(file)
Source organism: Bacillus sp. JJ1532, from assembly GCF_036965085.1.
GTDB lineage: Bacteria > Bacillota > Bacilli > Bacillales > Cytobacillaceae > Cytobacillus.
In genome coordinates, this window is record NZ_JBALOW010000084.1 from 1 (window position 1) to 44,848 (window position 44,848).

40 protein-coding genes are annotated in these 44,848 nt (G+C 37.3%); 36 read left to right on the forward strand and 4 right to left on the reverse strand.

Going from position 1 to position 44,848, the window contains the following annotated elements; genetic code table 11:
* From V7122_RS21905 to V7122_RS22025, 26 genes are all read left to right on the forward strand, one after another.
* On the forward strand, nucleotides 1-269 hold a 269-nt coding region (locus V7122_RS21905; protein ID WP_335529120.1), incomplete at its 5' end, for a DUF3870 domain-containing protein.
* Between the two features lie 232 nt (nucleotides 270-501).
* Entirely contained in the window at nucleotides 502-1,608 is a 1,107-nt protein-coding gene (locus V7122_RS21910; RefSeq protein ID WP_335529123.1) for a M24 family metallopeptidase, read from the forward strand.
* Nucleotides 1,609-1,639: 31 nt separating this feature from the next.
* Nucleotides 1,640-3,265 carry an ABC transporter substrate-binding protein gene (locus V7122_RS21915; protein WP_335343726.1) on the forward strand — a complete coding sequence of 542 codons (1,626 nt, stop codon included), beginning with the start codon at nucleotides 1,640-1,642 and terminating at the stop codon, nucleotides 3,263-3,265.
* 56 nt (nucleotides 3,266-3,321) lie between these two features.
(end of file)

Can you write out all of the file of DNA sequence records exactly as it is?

Source organism: Bacillus sp. JJ1532, from assembly GCF_036965085.1.
GTDB lineage: Bacteria > Bacillota > Bacilli > Bacillales > Cytobacillaceae > Cytobacillus.
In genome coordinates, this window is record NZ_JBALOW010000084.1 from 1 (window position 1) to 44,848 (window position 44,848).

40 protein-coding genes are annotated in these 44,848 nt (G+C 37.3%); 36 read left to right on the forward strand and 4 right to left on the reverse strand.

Going from position 1 to position 44,848, the window contains the following annotated elements; genetic code table 11:
* From V7122_RS21905 to V7122_RS22025, 26 genes are all read left to right on the forward strand, one after another.
* On the forward strand, nucleotides 1-269 hold a 269-nt coding region (locus V7122_RS21905; protein ID WP_335529120.1), incomplete at its 5' end, for a DUF3870 domain-containing protein.
* Between the two features lie 232 nt (nucleotides 270-501).
* Entirely contained in the window at nucleotides 502-1,608 is a 1,107-nt protein-coding gene (locus V7122_RS21910; RefSeq protein ID WP_335529123.1) for a M24 family metallopeptidase, read from the forward strand.
* Nucleotides 1,609-1,639: 31 nt separating this feature from the next.
* Nucleotides 1,640-3,265 carry an ABC transporter substrate-binding protein gene (locus V7122_RS21915; protein WP_335343726.1) on the forward strand — a complete coding sequence of 542 codons (1,626 nt, stop codon included), beginning with the start codon at nucleotides 1,640-1,642 and terminating at the stop codon, nucleotides 3,263-3,265.
* 56 nt (nucleotides 3,266-3,321) lie between these two features.